Aspartic Proteinase of Plasmodium falciparum
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Aspartic Proteinase of Plasmodium falciparum book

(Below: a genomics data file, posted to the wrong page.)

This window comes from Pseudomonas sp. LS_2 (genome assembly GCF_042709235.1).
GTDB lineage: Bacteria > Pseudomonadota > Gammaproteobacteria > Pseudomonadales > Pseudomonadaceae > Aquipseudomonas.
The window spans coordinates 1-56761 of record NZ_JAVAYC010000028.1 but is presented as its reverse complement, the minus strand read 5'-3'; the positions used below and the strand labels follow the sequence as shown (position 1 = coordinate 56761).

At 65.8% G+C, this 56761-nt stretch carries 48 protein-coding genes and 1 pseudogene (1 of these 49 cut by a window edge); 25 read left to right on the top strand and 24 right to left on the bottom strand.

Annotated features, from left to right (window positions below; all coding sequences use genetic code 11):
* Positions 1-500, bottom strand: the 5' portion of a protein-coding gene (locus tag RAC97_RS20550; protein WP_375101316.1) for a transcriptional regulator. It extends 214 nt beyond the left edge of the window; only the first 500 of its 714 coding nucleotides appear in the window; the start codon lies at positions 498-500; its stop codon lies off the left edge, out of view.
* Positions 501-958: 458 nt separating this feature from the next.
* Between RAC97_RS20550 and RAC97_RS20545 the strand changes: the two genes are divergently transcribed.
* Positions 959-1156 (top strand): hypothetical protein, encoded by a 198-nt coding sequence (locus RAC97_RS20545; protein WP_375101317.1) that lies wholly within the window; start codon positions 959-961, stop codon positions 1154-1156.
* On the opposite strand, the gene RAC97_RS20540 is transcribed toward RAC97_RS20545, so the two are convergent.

Malaria is caused by the parasite Plasmodium with the most aggressive form being originated by the species Plasmodium falciparum. The properties of the aspartic proteinases have therefore been intensively studied and the design of their inhibitors presents promising, novel therapeutic approaches for malaria treatment. The Plasmodium parasites are protozoans, which belongs to the genus Sporozoa, characterized by the ability of its members to reproduce by nonsexual formation of spores. The insect injects a sporozoite form of the parasite together with its saliva and the parasite enters the blood stream where it invades the parenchymal liver cells. During the intra erythrocyte phase, the parasite causes degradation of hemoglobin whose fragments serve as nutrition for the parasite. The proteolytic activity connected to the parasites was documented on several strains of Plasmodium parasite, and it was proved to be an aspartic proteinase. The proteinase was localized, using immunolabeling, to the vacuoles of the trophozoite.